How are wages set in the United States?
American Compass’s Oren Cass suggests that the professional class might learn from the pandemic that “material living standards” do not always translate into “quality of life.”
In March, I could see that our social response to the coronavirus would be more consequential than the virus itself. Natural disasters can do great damage, but they do not usually change societies. By contrast, mass mobilizations for wars in the modern era have been deeply consequential.
Earlier this month I visited the National Civil Rights Museum in Memphis, located at the Lorraine Motel where Martin Luther King Jr. often stayed and where on April 4, 1968 he was assassinated while standing on the outside balcony, chatting with colleagues and getting ready for dinner.
On the most recent episode of Jonah Goldberg’s podcast, The Remnant, AEI director of economic policy studies Michael Strain delivers a harsh assessment of projects like American Compass.
Over the last several decades a major shift has occurred in how many U.S. elites – pundits, advocates, policy makers, and others – think and talk about corporations. For much of the 20th century most elites viewed corporations as an institutional tool by which America could best achieve its most important economic goals: innovation and increasing living standards. To be sure, there would always the occasional Enron or Tyco scofflaw, but these were seen as the exception, to be prosecuted and shunned.
With surging COVID-19 cases in many parts of the country and a widely available vaccine months away—and with consumer and investor confidence and spending likely to be weak even with a vaccine—the odds are quite high that economic recovery will be long, drawn-out, and weak. As such, Congress is rightly debating a fifth economic recovery package.
As we seek a realignment in American political economy we would do well to rediscover the thought of a 19th-century critic who did not like us very much. John Ruskin (1819–1900) found Americans obsessed with a liberty he considered license and naively committed to an ideal of equality he believed impossible: “also, as a nation, they are wholly undesirous of Rest, and incapable of it.” In her utilitarian preoccupation with commercial ventures, America had inherited Montaigne’s English vice of inquietude and seemed unlikely to recover.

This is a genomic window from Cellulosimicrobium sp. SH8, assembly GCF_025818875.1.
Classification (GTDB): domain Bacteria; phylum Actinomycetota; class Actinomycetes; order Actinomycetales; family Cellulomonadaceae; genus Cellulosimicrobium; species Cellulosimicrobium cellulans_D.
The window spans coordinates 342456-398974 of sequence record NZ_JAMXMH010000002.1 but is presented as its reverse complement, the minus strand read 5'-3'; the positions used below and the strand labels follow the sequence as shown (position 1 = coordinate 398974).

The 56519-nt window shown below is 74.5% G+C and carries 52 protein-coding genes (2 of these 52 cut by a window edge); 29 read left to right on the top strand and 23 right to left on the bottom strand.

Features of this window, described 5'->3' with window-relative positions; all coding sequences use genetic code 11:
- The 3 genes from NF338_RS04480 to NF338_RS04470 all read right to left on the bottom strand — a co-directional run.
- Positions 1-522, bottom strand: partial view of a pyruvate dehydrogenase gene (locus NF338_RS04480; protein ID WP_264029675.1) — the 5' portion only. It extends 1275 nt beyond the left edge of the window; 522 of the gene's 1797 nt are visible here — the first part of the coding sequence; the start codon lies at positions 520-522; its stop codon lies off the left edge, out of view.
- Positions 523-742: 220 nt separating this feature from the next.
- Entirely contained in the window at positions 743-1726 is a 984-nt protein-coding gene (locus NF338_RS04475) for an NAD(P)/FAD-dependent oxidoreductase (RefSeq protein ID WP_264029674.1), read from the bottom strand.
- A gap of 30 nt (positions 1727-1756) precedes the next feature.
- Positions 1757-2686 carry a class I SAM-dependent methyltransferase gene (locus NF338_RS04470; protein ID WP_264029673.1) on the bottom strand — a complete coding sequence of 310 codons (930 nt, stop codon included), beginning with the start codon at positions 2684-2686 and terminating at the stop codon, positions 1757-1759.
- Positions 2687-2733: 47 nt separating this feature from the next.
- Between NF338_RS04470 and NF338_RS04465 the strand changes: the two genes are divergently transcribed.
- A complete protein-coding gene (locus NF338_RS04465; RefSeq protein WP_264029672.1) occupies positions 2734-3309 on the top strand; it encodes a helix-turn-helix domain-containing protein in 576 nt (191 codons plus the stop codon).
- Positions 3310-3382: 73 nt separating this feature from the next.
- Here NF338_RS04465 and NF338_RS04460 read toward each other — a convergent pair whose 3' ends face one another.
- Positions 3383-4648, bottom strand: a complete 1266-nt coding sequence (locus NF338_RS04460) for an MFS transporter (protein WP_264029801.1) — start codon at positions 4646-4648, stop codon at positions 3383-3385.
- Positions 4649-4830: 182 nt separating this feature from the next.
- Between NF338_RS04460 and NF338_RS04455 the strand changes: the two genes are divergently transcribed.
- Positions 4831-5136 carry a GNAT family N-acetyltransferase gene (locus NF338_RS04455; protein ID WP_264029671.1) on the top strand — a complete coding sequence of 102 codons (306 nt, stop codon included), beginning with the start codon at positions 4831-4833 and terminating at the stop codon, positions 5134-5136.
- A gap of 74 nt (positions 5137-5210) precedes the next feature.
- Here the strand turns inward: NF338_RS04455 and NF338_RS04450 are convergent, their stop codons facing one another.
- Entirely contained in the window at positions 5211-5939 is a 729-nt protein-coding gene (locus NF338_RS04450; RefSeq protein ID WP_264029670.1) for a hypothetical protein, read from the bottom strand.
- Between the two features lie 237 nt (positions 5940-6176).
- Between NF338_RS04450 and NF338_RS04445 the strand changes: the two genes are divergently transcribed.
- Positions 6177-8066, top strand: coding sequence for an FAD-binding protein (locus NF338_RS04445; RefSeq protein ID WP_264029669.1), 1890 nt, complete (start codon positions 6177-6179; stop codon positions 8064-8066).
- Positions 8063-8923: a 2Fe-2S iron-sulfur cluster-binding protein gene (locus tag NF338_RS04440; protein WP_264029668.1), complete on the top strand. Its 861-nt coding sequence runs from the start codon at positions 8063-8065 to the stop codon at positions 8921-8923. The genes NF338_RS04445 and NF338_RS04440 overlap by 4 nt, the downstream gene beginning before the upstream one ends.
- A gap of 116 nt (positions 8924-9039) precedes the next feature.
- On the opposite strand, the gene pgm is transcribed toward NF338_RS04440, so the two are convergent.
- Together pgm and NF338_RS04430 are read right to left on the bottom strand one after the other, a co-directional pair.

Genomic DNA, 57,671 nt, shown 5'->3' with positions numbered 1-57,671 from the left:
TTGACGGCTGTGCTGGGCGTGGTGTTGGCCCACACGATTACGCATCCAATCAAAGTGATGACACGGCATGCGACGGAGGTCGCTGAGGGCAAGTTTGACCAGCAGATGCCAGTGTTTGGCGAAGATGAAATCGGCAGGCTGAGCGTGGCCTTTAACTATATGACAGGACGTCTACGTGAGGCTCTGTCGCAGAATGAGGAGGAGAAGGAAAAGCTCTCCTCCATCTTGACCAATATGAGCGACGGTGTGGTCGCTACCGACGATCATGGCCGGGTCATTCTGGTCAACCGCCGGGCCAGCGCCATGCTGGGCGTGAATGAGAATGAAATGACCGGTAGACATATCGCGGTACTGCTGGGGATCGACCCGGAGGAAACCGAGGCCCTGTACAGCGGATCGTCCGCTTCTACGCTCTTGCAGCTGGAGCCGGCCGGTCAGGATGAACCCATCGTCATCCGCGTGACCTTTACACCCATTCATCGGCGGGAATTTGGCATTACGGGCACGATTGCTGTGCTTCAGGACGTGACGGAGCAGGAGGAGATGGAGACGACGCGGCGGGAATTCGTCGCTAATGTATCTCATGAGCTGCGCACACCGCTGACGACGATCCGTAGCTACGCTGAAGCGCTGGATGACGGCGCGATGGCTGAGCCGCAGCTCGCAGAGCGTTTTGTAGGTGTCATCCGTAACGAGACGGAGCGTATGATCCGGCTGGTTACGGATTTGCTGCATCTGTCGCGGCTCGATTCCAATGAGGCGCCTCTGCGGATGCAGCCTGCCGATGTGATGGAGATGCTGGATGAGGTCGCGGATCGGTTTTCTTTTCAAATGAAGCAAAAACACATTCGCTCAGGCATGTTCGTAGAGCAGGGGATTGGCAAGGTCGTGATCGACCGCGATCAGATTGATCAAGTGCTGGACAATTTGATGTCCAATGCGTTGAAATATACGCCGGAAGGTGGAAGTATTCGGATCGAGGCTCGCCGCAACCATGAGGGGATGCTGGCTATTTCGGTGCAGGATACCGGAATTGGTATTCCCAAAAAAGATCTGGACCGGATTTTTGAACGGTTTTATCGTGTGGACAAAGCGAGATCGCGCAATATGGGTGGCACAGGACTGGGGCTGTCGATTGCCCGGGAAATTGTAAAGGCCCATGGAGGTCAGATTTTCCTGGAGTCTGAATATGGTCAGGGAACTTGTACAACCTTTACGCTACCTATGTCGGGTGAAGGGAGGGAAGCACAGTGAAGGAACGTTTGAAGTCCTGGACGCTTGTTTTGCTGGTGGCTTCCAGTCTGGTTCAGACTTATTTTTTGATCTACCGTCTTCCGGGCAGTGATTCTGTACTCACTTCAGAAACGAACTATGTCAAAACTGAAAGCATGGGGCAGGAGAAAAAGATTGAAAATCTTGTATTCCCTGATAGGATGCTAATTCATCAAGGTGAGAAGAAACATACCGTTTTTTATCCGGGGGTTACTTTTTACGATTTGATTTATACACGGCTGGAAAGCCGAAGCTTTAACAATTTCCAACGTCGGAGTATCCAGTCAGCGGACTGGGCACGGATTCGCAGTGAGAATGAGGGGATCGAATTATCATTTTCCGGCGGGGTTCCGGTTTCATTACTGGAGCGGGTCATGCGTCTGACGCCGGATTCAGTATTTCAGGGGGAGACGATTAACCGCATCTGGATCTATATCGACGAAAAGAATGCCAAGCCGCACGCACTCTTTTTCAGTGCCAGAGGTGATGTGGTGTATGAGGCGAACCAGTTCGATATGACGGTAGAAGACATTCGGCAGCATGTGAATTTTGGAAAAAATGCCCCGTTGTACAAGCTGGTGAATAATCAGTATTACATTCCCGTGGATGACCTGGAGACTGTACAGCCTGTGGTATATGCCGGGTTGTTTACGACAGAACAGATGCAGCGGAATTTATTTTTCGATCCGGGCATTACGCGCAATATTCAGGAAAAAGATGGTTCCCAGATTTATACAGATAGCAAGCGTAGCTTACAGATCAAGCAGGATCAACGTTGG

The decline in American manufacturing hurt workers of every racial background.
In a recent Real Clear Markets column, economist John Tamny made the case that Oren Cass’s policy advice is backwards and will result in political doom for, in Tamny’s words, “the hyper emotional Marco Rubio.”
Daniel Moynihan once stated that “Everyone is entitled to his own opinion, but not his own facts.” This is no more true than with today’s debate over the health of U.S. manufacturing; a debate that is critical to get right if policy makers are to respond appropriately.
The Senate is finally back in Washington and negotiations over the next coronavirus recovery package are underway. The White House’s initial salvo was reported Monday and includes a capital gains tax cut, a measure to increase entertainment tax deductions, and a payroll tax cut.
Before anyone had heard the term “COVID-19,” working America was already in a crisis.
For my inaugural post here on The Commons, I want to offer a few thoughts on how one of the pillars of the American Compass mission, community, has too often been a blind spot in the prevailing view of the economy.
Welcome to American Compass. Our mission is to restore an economic consensus that emphasizes the importance of family, community, and industry to the nation’s liberty and prosperity.